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Rio+20: what every child deserves

At the time of the first Earth Summit I was almost two years old and entirely oblivious to the huge environmental challenges faced by the world that I was still so new to. At the 1992 summit, delegates sat together and made plans for the world that I would grow up in, they had the role and the responsibility of sculpting the future, my future and the future of all of the world’s children.

In 1992, along with billions of other children around the world, I couldn’t tell delegates what I wanted Rio to achieve, but the world had to trust that they would make ambitious goals and meaningful plans. Now, twenty years on, I can tell delegates what I want and what is important to me but this time around I have to trust that they will listen.

Rio+20 offers a unique opportunity for world leaders to make world changing decisions, and in the run up to the summit I’m sure that all delegates have been inundated with the voices and opinions of those people who want to affect the outcome of Rio+20, mine being one of those voices. But it is essential for all delegates to know that there are billions of voices they cannot hear, the voices of the world’s children.

More than 46% of the world’s population is now young than 25 years old, three billion people in total. Unlike the first half of the 20th century where there was an average of 12 natural disasters per year, these young people are growing in a world with 350 disasters per year as recorded in 2004. This is just a tiny glimpse at one of the effects of climate change; we have to acknowledge that changing climates pose a real and frightening threat to the world’s children.

I’m not yet a parent, but I can imagine that there is some commonality amongst all parents in what they want for their child; good health, happiness, good education, physical and economic security, opportunity (I could go on). But I don’t think I need to have my own child to know that this is what every child deserves.

As a member of a family, a community, the global economy and a user of the world and its resources I know that I hold immense responsibility to the world’s children and to future generations to strive to enable every parents wish for their child to come true. But (for now at least!), I don’t have the power or influence of a world leader, so I hope that delegates at Rio realise that they too hold this responsibility for future generations.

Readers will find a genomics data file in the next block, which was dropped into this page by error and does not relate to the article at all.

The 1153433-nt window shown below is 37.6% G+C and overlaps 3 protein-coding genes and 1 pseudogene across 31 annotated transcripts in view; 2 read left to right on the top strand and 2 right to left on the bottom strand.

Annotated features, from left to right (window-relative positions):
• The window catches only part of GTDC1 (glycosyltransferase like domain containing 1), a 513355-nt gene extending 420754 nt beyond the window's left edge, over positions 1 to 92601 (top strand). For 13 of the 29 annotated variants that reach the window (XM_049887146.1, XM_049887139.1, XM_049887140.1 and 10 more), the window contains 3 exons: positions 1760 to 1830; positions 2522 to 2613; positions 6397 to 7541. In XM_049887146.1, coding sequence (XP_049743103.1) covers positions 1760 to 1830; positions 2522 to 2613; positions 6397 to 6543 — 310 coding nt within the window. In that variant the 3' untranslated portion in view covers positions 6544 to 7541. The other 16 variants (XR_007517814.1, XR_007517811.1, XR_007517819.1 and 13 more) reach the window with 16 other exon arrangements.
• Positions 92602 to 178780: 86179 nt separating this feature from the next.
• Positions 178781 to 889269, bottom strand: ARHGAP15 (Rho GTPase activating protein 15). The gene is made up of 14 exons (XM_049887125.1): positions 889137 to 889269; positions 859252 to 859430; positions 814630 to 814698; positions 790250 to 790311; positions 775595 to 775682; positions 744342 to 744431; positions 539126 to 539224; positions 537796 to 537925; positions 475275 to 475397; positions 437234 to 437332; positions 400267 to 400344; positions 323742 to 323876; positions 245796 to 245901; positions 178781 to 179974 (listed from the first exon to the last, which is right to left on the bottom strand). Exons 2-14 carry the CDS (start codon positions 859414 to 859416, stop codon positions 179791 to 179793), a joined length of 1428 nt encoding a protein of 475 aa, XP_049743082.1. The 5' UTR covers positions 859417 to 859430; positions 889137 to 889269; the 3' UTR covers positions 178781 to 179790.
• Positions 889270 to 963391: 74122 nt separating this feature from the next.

This is why the issues at Rio are important to me, because the summit has the potential to change the lives of the millions of children whose voices are not heard, but this will only happen if delegates speak up for children.

World leaders at Rio will go with their own agendas which inevitably means that there will be countless opinions about what should come out of Rio. However, I would like to hope that there is common ground amongst all delegates, lobbyists and commentators; the hope that Rio helps to produce a more safe and secure world for future generations. This is what I hope for my children and my children’s children; that I can say that in 2012 the world united at Rio to make planet earth a better place for them, and the rest of the world’s children to live.

Filed under: Climate Change

Comments: 3 Comments on Rio+20: what every child deserves
Posted on: Jun 22 2012

3 Responses to “Rio+20: what every child deserves”

  1. [...] Department of Energy and Climate Change Blog [...]

  2. Totally agree – maybe the geatest threat to our children will be the changes in ocean chemistry and its ‘Capillary’ impact through the marine food chain. Please get in touch if more detail required. We are guided by the Plymouth Marine Laboratory and Dr Carol Turley. Thanks

  3. roger saxton says:

    The more I learn, the more I feel despondent. Wasn’t it ever thus? Humans are too introspective and short-lived to act together until the proverbial has hit the fan in a way that affects even those who cannot buy escape or protection. Paul Gilding’s optimism in his recent book is well argued and I hope – for all our sakes – not forlorn.

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